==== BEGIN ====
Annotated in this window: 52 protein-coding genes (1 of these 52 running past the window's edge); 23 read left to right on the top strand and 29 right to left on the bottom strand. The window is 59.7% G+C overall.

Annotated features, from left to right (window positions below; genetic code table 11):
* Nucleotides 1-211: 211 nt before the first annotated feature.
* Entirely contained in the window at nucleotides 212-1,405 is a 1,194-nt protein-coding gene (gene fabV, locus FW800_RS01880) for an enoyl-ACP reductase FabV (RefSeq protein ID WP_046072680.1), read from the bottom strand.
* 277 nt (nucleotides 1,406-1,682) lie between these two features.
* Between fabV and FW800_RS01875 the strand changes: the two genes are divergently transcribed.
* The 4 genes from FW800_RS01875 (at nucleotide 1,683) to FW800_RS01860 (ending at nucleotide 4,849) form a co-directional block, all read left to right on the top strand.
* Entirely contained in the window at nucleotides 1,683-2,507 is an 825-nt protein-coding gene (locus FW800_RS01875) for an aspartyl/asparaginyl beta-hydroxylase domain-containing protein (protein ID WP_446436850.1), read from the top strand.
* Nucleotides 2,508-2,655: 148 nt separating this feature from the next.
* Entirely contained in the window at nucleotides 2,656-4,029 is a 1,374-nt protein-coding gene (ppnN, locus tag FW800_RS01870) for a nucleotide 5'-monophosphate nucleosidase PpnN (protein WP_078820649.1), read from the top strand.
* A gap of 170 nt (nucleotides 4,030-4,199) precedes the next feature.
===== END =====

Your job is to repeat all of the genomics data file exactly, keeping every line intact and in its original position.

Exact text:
Annotated in this window: 52 protein-coding genes (1 of these 52 running past the window's edge); 23 read left to right on the top strand and 29 right to left on the bottom strand. The window is 59.7% G+C overall.

Annotated features, from left to right (window positions below; genetic code table 11):
* Nucleotides 1-211: 211 nt before the first annotated feature.
* Entirely contained in the window at nucleotides 212-1,405 is a 1,194-nt protein-coding gene (gene fabV, locus FW800_RS01880) for an enoyl-ACP reductase FabV (RefSeq protein ID WP_046072680.1), read from the bottom strand.
* 277 nt (nucleotides 1,406-1,682) lie between these two features.
* Between fabV and FW800_RS01875 the strand changes: the two genes are divergently transcribed.
* The 4 genes from FW800_RS01875 (at nucleotide 1,683) to FW800_RS01860 (ending at nucleotide 4,849) form a co-directional block, all read left to right on the top strand.
* Entirely contained in the window at nucleotides 1,683-2,507 is an 825-nt protein-coding gene (locus FW800_RS01875) for an aspartyl/asparaginyl beta-hydroxylase domain-containing protein (protein ID WP_446436850.1), read from the top strand.
* Nucleotides 2,508-2,655: 148 nt separating this feature from the next.
* Entirely contained in the window at nucleotides 2,656-4,029 is a 1,374-nt protein-coding gene (ppnN, locus tag FW800_RS01870) for a nucleotide 5'-monophosphate nucleosidase PpnN (protein WP_078820649.1), read from the top strand.
* A gap of 170 nt (nucleotides 4,030-4,199) precedes the next feature.